When A Friend Asks for a Loan
If you can afford to give a friend the money she needs, by all means, do it. But, note the key word: give. “I have a cardinal rule for this,” says Helaine Olen, a blogger for the Guardian and author of the recent book Pound Foolish. “I never ‘loan’ money to friends. It’s so awkward to ask friends to pay money back that it’s just not worth the friendship.”
When Your Friends Are Making Bank — But You Aren’t
Fight the urge to compare yourself to that former classmate who makes tens of thousands more — or less — than you. “In general, comparison leads to feeling bad, just in life,” says Northrup, citing a statistic from the film Happy: Above about $50,000, an increase in annual income doesn’t significantly boost a person’s happiness.
When Your Friends Want to Split the Dinner Bill — But You Don’t
Ah, the girls’ night out conundrum. The tapas and craft cocktails just keep coming, then the check arrives. Everyone whips out her iPhone. A few minutes of earnest tapping at the iCalc pass, then, finally, someone suggests splitting it evenly. The table breathes a collective sigh of relief for taking the less complicated way out.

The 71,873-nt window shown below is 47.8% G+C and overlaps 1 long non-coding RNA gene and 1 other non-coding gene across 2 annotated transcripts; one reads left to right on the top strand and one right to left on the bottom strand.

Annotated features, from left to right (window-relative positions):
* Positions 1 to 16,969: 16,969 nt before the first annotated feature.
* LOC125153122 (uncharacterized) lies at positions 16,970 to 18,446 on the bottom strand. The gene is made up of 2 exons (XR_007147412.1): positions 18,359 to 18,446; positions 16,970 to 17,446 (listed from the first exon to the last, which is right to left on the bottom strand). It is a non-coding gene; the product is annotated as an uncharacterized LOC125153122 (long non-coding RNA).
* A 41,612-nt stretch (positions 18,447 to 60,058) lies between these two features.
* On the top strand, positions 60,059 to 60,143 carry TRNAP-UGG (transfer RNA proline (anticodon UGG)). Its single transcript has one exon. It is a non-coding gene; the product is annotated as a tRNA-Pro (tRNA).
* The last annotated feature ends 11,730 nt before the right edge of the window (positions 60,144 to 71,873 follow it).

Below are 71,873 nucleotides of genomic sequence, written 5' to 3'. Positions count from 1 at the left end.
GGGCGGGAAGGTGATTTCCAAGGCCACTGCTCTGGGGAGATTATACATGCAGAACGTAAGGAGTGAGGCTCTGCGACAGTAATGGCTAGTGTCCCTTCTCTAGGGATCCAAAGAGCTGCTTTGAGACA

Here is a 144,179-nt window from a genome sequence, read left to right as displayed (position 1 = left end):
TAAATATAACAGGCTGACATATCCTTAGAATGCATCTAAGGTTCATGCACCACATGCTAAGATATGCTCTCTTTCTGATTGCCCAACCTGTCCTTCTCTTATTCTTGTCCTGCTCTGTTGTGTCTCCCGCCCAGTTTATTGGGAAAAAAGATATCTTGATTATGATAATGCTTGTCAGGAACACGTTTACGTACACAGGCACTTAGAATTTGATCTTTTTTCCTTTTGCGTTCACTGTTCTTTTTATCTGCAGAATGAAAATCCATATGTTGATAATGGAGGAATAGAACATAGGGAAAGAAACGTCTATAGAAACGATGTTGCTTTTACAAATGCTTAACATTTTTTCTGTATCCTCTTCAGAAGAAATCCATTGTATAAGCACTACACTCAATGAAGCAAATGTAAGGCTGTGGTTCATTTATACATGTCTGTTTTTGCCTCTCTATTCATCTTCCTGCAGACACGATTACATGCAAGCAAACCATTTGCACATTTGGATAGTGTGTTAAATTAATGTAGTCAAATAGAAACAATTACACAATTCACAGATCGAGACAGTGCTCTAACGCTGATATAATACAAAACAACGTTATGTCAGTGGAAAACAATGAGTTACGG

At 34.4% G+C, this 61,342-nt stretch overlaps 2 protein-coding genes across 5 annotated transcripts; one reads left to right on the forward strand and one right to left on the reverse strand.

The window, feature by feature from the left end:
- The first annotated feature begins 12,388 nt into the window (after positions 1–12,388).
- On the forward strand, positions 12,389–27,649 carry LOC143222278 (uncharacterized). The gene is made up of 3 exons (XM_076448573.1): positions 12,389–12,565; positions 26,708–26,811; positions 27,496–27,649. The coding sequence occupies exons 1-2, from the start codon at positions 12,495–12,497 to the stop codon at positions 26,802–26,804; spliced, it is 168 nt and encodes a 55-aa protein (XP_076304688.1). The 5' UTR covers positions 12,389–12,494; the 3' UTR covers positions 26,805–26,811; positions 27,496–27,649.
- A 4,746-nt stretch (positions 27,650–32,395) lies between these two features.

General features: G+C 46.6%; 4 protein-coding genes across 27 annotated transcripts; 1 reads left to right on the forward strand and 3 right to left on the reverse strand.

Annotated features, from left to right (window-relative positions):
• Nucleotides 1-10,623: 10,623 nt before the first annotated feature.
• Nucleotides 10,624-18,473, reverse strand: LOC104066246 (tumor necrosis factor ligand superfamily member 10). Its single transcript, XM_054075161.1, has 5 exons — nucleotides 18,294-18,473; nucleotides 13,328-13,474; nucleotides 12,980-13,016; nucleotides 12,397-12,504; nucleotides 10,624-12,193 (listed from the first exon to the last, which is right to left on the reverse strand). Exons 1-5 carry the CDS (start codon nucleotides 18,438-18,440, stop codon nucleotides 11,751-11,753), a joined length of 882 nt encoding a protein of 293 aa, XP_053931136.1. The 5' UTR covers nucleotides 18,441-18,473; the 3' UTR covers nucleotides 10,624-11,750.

When Personal Finance Questions Rear Up
For New York City dwellers, cocktail party conversation about rent is standard fare. But, when it comes to other purchases and to salaries, even Manhattanites clam up. Of course, it’s always socially acceptable and perfectly okay to say you’d rather not discuss what you make, what you paid for something, or what you charge for a service — even if it creates an awkward moment.
When a Friend Wants to “Hire” You
If you’re a writer or a therapist or a hairdresser (or any professional who renders a service), you’ve probably had friends and family ask you for “advice” or “help.” Such requests put you in a pickle — how much is fair to charge?